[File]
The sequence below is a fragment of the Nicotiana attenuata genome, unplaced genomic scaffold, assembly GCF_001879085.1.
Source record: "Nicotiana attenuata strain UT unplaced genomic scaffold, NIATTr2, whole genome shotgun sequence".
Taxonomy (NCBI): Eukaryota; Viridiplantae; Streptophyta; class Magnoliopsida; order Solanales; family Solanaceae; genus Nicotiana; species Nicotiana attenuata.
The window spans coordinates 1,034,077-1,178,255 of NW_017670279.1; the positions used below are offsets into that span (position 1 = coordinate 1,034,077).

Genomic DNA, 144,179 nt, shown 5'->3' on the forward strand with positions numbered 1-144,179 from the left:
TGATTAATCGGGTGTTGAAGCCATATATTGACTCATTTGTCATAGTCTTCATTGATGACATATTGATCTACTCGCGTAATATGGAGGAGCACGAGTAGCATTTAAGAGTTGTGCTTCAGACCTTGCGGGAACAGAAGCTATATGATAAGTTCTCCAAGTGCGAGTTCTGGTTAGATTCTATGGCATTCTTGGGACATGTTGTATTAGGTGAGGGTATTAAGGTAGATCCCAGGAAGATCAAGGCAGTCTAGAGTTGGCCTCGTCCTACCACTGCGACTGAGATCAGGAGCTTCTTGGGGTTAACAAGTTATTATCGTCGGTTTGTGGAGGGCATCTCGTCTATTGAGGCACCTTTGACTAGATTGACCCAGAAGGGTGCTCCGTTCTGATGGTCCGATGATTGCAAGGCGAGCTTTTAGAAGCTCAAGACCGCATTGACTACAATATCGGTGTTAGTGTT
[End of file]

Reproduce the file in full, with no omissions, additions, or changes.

The sequence below is a fragment of the Nicotiana attenuata genome, unplaced genomic scaffold, assembly GCF_001879085.1.
Source record: "Nicotiana attenuata strain UT unplaced genomic scaffold, NIATTr2, whole genome shotgun sequence".
Taxonomy (NCBI): Eukaryota; Viridiplantae; Streptophyta; class Magnoliopsida; order Solanales; family Solanaceae; genus Nicotiana; species Nicotiana attenuata.
The window spans coordinates 1,034,077-1,178,255 of NW_017670279.1; the positions used below are offsets into that span (position 1 = coordinate 1,034,077).

Genomic DNA, 144,179 nt, shown 5'->3' on the forward strand with positions numbered 1-144,179 from the left:
TGATTAATCGGGTGTTGAAGCCATATATTGACTCATTTGTCATAGTCTTCATTGATGACATATTGATCTACTCGCGTAATATGGAGGAGCACGAGTAGCATTTAAGAGTTGTGCTTCAGACCTTGCGGGAACAGAAGCTATATGATAAGTTCTCCAAGTGCGAGTTCTGGTTAGATTCTATGGCATTCTTGGGACATGTTGTATTAGGTGAGGGTATTAAGGTAGATCCCAGGAAGATCAAGGCAGTCTAGAGTTGGCCTCGTCCTACCACTGCGACTGAGATCAGGAGCTTCTTGGGGTTAACAAGTTATTATCGTCGGTTTGTGGAGGGCATCTCGTCTATTGAGGCACCTTTGACTAGATTGACCCAGAAGGGTGCTCCGTTCTGATGGTCCGATGATTGCAAGGCGAGCTTTTAGAAGCTCAAGACCGCATTGACTACAATATCGGTGTTAGTGTT